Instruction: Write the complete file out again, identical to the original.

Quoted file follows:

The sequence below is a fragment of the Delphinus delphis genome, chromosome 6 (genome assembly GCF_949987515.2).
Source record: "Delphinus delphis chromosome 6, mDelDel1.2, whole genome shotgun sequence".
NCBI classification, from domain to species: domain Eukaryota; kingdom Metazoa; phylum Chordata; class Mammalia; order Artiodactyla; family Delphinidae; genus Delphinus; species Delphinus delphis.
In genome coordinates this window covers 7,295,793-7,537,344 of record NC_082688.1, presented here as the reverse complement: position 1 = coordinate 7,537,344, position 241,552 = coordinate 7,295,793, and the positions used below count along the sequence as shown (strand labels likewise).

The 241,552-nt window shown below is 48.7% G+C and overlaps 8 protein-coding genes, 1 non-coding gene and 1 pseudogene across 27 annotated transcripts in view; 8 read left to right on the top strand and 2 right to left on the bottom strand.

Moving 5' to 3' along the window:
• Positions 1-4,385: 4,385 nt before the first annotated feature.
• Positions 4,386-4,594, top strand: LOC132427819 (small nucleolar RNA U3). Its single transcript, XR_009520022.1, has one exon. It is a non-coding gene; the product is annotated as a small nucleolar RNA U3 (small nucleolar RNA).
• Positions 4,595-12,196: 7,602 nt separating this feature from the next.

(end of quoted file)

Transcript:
The sequence below is a fragment of the Delphinus delphis genome, chromosome 6 (genome assembly GCF_949987515.2).
Source record: "Delphinus delphis chromosome 6, mDelDel1.2, whole genome shotgun sequence".
NCBI classification, from domain to species: domain Eukaryota; kingdom Metazoa; phylum Chordata; class Mammalia; order Artiodactyla; family Delphinidae; genus Delphinus; species Delphinus delphis.
In genome coordinates this window covers 7,295,793-7,537,344 of record NC_082688.1, presented here as the reverse complement: position 1 = coordinate 7,537,344, position 241,552 = coordinate 7,295,793, and the positions used below count along the sequence as shown (strand labels likewise).

The 241,552-nt window shown below is 48.7% G+C and overlaps 8 protein-coding genes, 1 non-coding gene and 1 pseudogene across 27 annotated transcripts in view; 8 read left to right on the top strand and 2 right to left on the bottom strand.

Moving 5' to 3' along the window:
• Positions 1-4,385: 4,385 nt before the first annotated feature.
• Positions 4,386-4,594, top strand: LOC132427819 (small nucleolar RNA U3). Its single transcript, XR_009520022.1, has one exon. It is a non-coding gene; the product is annotated as a small nucleolar RNA U3 (small nucleolar RNA).
• Positions 4,595-12,196: 7,602 nt separating this feature from the next.